Aunt Mac's Little Can of Eggs

Even though it was 49 years ago, I still remember the WW2-era can of dried eggs sitting on the shelf in my extended family’s shared vacation cabin in the Arkansas Ozarks. I was five and remember my mother fussing as to why on earth my Aunt Mac thought she needed to keep those dried eggs. After all, it was 1963; the things were probably way beyond anything you would ever want to eat. I tucked that scene away in the “important things to remember” file of my young mind.
I grew up in the age of home-built bomb shelters, public service announcements advising one on ways to survive an atomic bomb (yeah, right) and feeling like maybe, just maybe, my generation would never see adulthood. Consequently, I always carried a worrisome, pessimistic burden and urgency to live as much as I could as soon as I could.
At the same time, I was fascinated with learning all the old ways of doing things, canning, gardening, learning about medicinal herbs, keeping animals, natural childbirth, breastfeeding. Learning all this was all well and good, but still, I felt uneasy and as if something was missing. Every once in a while, the memory of that can of dried eggs in Aunt Mac’s kitchen would bubble up to the surface of my brain.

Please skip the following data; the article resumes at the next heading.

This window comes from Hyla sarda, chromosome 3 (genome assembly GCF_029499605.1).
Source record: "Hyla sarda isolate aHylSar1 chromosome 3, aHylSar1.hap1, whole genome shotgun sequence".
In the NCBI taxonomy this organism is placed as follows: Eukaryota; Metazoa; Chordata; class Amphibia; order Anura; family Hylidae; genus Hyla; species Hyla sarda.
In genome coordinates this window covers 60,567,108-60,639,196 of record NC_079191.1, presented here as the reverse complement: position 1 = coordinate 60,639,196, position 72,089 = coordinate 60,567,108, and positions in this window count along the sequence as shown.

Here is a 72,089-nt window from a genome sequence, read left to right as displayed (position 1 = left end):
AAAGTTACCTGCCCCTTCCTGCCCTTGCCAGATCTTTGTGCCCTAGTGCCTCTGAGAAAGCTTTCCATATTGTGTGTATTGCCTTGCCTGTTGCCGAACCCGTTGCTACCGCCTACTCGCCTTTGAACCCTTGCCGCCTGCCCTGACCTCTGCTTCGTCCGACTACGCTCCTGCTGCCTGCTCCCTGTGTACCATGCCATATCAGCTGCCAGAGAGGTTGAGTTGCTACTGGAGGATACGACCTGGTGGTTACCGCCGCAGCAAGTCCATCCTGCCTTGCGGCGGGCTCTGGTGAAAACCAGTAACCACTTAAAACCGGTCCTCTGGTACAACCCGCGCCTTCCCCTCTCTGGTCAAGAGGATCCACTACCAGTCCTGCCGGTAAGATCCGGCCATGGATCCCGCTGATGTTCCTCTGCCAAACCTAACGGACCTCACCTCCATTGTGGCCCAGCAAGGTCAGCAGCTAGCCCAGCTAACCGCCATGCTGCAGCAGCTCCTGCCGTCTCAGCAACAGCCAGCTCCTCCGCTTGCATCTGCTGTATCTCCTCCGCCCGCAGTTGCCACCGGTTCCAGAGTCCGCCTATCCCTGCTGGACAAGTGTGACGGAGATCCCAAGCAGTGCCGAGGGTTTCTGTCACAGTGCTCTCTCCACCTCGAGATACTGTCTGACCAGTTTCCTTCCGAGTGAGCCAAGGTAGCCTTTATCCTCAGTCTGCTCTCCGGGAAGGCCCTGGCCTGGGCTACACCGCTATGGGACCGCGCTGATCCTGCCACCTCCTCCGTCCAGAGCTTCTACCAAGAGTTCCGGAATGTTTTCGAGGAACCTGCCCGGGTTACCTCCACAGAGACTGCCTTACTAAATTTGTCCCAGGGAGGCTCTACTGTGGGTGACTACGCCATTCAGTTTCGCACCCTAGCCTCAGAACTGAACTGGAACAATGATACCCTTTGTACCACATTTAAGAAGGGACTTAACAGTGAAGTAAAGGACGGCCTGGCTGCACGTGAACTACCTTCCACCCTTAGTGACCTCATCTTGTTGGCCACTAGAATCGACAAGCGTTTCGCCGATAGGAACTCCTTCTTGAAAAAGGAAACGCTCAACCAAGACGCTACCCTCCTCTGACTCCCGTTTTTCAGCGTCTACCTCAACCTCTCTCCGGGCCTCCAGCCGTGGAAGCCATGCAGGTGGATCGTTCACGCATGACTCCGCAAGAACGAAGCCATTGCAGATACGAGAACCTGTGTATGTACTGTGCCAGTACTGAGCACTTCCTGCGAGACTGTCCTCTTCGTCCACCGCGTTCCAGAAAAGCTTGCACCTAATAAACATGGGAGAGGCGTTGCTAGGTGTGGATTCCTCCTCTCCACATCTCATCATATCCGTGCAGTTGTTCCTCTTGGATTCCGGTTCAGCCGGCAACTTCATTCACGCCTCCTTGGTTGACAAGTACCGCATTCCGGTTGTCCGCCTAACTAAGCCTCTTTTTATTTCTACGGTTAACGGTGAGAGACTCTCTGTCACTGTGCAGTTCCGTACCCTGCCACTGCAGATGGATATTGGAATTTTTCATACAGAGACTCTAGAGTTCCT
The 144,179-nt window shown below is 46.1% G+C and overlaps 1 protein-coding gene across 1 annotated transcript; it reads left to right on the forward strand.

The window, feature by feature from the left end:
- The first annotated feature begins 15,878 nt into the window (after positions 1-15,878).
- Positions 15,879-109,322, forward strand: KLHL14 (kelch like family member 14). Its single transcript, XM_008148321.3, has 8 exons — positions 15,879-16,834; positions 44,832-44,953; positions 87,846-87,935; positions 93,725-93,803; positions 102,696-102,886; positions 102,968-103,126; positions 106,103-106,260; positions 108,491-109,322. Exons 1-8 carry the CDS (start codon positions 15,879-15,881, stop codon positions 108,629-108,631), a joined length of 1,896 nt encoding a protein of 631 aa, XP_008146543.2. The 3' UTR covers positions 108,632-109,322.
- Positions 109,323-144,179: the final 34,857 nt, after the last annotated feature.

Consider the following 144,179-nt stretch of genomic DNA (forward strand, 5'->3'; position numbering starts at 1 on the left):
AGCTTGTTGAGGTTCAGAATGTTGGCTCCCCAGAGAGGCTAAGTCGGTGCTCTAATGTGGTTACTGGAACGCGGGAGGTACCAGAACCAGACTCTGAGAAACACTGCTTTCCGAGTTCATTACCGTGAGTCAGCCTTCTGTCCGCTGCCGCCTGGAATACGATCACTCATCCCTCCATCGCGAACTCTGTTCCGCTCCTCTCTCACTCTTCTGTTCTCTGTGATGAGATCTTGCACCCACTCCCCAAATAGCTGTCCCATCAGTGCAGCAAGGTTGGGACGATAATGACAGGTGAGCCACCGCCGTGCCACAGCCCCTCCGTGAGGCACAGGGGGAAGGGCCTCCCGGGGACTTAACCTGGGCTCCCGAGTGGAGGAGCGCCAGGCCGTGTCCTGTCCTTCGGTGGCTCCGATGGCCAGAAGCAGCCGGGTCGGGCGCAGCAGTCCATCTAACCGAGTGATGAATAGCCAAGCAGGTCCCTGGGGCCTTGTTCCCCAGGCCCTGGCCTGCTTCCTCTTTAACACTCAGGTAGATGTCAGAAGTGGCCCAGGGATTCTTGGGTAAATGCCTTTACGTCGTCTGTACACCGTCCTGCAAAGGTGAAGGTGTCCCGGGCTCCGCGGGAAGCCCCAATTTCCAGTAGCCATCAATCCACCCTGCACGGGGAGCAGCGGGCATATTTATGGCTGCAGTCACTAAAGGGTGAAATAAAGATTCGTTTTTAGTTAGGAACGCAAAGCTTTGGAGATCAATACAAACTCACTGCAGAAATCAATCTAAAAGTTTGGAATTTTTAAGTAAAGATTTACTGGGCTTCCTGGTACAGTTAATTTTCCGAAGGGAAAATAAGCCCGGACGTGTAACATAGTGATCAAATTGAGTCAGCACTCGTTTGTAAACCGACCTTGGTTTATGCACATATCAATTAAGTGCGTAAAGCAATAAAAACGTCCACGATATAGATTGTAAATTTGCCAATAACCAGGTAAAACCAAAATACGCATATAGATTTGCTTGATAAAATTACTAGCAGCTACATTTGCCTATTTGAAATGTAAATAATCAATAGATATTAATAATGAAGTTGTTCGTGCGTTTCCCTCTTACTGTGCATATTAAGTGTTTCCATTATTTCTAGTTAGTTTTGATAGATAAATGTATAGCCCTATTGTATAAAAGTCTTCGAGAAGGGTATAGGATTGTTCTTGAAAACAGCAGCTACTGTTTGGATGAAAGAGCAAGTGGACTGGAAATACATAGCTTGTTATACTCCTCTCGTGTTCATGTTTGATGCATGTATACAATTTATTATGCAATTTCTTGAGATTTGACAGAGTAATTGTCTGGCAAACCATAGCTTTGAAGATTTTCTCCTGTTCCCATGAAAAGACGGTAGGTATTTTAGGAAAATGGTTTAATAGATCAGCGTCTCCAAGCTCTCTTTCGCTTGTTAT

It took a while, but finally, I got the message. I have to admit I wasn’t listening very well though. The Y2K scare had me out there with everyone else buying some extra toilet paper and canned beans and throwing it all in a spare closet thinking I was ready for whatever January 1 2000 would bring. Thankfully, for all of us dummies nothing happened. But I liked the feeling having those things brought me and made me want to do and learn more.
I went about my prepping in a hit or miss style until about three years ago. Aunt Mac would be so proud of me. My gardening, canning, and herbal knowledge have increased ten-fold. I now know the difference between hard white and soft white wheat. I am best friends with my pressure canner. I am saving for a solar oven. I can load my gun and shoot it. I can talk water filtration with the best of them. I now have enough food storage to feed four people for six months and am working up to a year’s worth. I am finding that the peace that knowing I can care for my family under any number of circumstances has made me want to reach out to others and encourage them to do the same. Sometimes my advice falls on deaf ears and other times, like that can of dried eggs, it nudges someone else onto the path of preparedness. Sadly, my Aunt Mac will never know how her little can of eggs influenced me, but if she did, I bet she would give them to me because I just know they are probably still sitting in that cabin in the Ozarks.


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You couldn't ask for a better example for preparedness than our Aunt Mac. She definitely would be proud of your "survival" skills. Love your story.

Greenhorn wisdom!

Your story is a lot like mine, same era and thoughts. Got my vote

Like this!


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